Chevy El Camino

How do you change gas tanks in a 1959 El Camino?

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June 29, 2010 11:49PM

Note: this is best done if there are two people doing it! There

may be other, better ways, but this is how a friend and I did

it.

Empty the gasoline first if you can by syphoning. There was no

drain plug on my 59 El Camino.

You'll need to remove the hoses from the filler tube (one 2"x5"

hose and a smaller vent hose). We found it easier to get to these

by dropping the tank a small amount first.

You'll also need to disconnect the fuel sending unit's

electrical wire. Again, we waited until we dropped the tank a

bit.

The tank is attached via two steel straps. Use a deep-well

socket to loosen (NOT REMOVE) the nuts on these. Then, get an axle

jack and place it under the gas tank to support it. Then you can

remove the nuts on the bolts holding the straps to the tank. The

bolts will later be removed for cleaning and reuse.

Lower the tank slightly to get at the filler tube hoses.

Disconnect the clamps at the tank end and try to pry off the hose.

We found the small one came off easily but the large one didn't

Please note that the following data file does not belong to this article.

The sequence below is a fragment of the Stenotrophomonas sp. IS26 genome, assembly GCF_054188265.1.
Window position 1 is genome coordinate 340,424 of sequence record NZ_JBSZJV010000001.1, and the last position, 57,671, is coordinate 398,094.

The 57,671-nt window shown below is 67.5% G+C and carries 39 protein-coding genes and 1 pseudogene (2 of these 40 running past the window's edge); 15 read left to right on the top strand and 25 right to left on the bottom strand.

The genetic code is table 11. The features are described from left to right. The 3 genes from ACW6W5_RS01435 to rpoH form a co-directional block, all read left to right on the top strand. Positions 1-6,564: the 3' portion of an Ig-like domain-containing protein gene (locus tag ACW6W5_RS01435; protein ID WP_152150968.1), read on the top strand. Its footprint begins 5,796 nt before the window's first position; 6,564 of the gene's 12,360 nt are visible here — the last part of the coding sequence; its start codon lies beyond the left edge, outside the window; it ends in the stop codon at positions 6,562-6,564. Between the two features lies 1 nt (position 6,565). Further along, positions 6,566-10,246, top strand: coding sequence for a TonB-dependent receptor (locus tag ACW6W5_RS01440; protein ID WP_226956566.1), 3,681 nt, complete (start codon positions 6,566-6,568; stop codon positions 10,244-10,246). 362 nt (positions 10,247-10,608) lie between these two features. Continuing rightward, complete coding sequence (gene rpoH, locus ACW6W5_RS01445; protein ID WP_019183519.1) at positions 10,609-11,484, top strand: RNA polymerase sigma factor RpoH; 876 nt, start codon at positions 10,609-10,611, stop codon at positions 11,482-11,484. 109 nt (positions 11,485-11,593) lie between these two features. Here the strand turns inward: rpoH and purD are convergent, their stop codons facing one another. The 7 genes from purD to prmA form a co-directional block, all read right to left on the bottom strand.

want to budge (after 60 years). So we just got a sheet-rock saw and

cut it in half.

On the other side of the tank is the sending unit. We chose to

cut the wire at the filler tube side of the car near the existing

junction between the sending unit and the wire loom. We left about

6" of wire to put on a new junction after replacing the sender and

the 60 year old wire.

With the filler tubes disconnected and the sending unit wire

free, you can lower the jack to bring the tank to the ground. Dump

any remaining gasoline into a container for recycling.

We had a tough time removing the sending unit because ours had

special headed screws. We used a vise-grip first to loosen the

screws before using a Torx 15 driver to back them out. We'll

replace the original screws with Phillips head 10-32x 1/2"

screws.

Our sending unit was shot - if you're going to replace yours,

there are several on the market so choose the one that looks most

like yours. Also note that some use a 3/8" gas line; others use a

5/16" line (like mine did.) Measure well before you purchase.

I brought the tank to a radiator shop to have them clean it out.

They estimated it would cost $400. So I'm looking for a better tank

- as of 2010, there aren't any being reproduced - and the ones for

1959 passenger cars won't fit.

I haven't reinstalled my tank yet, but I'll just reverse these

steps.

Rick in El Paso Texas


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